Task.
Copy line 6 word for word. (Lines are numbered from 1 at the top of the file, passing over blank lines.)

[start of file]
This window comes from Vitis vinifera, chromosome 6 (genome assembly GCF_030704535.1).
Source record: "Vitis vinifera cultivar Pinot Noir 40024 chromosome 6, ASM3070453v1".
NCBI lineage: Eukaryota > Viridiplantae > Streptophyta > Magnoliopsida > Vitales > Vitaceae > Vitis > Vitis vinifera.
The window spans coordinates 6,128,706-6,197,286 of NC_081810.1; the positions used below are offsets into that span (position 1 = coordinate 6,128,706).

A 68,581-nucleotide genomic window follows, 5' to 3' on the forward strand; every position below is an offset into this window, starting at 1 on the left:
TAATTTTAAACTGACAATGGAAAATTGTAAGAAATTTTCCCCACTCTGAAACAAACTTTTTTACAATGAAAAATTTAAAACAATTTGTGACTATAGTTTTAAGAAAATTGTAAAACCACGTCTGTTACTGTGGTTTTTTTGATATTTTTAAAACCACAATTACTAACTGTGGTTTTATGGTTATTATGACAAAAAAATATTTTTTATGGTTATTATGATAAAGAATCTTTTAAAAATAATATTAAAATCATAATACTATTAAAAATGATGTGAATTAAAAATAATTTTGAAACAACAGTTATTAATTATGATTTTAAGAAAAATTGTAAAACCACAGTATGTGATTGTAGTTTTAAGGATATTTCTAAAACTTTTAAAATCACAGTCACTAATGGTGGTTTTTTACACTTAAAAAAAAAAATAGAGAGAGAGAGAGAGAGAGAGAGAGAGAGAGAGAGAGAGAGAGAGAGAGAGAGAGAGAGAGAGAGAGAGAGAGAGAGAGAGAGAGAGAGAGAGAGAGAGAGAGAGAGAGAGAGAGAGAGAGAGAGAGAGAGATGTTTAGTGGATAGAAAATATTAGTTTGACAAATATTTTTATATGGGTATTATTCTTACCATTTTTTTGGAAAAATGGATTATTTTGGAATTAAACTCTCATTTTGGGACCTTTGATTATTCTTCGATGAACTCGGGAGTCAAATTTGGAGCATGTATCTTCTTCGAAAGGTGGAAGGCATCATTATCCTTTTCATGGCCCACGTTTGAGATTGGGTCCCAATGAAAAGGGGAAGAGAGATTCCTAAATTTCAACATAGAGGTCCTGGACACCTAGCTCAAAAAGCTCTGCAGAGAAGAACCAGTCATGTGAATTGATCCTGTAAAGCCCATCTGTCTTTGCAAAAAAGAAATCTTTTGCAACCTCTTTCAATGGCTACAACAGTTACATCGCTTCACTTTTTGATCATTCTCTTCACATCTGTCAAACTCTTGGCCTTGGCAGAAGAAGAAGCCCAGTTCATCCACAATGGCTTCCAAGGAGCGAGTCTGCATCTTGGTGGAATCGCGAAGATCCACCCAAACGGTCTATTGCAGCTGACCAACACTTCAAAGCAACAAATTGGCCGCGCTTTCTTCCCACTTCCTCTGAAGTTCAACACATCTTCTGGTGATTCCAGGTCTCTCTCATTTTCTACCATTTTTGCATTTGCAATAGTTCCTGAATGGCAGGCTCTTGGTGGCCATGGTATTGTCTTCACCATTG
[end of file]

TAATTTTAAACTGACAATGGAAAATTGTAAGAAATTTTCCCCACTCTGAAACAAACTTTTTTACAATGAAAAATTTAAAACAATTTGTGACTATAGTTTTAAGAAAATTGTAAAACCACGTCTGTTACTGTGGTTTTTTTGATATTTTTAAAACCACAATTACTAACTGTGGTTTTATGGTTATTATGACAAAAAAATATTTTTTATGGTTATTATGATAAAGAATCTTTTAAAAATAATATTAAAATCATAATACTATTAAAAATGATGTGAATTAAAAATAATTTTGAAACAACAGTTATTAATTATGATTTTAAGAAAAATTGTAAAACCACAGTATGTGATTGTAGTTTTAAGGATATTTCTAAAACTTTTAAAATCACAGTCACTAATGGTGGTTTTTTACACTTAAAAAAAAAAATAGAGAGAGAGAGAGAGAGAGAGAGAGAGAGAGAGAGAGAGAGAGAGAGAGAGAGAGAGAGAGAGAGAGAGAGAGAGAGAGAGAGAGAGAGAGAGAGAGAGAGAGAGAGAGAGAGAGAGAGAGAGAGAGAGAGATGTTTAGTGGATAGAAAATATTAGTTTGACAAATATTTTTATATGGGTATTATTCTTACCATTTTTTTGGAAAAATGGATTATTTTGGAATTAAACTCTCATTTTGGGACCTTTGATTATTCTTCGATGAACTCGGGAGTCAAATTTGGAGCATGTATCTTCTTCGAAAGGTGGAAGGCATCATTATCCTTTTCATGGCCCACGTTTGAGATTGGGTCCCAATGAAAAGGGGAAGAGAGATTCCTAAATTTCAACATAGAGGTCCTGGACACCTAGCTCAAAAAGCTCTGCAGAGAAGAACCAGTCATGTGAATTGATCCTGTAAAGCCCATCTGTCTTTGCAAAAAAGAAATCTTTTGCAACCTCTTTCAATGGCTACAACAGTTACATCGCTTCACTTTTTGATCATTCTCTTCACATCTGTCAAACTCTTGGCCTTGGCAGAAGAAGAAGCCCAGTTCATCCACAATGGCTTCCAAGGAGCGAGTCTGCATCTTGGTGGAATCGCGAAGATCCACCCAAACGGTCTATTGCAGCTGACCAACACTTCAAAGCAACAAATTGGCCGCGCTTTCTTCCCACTTCCTCTGAAGTTCAACACATCTTCTGGTGATTCCAGGTCTCTCTCATTTTCTACCATTTTTGCATTTGCAATAGTTCCTGAATGGCAGGCTCTTGGTGGCCATGGTATTGTCTTCACCATTG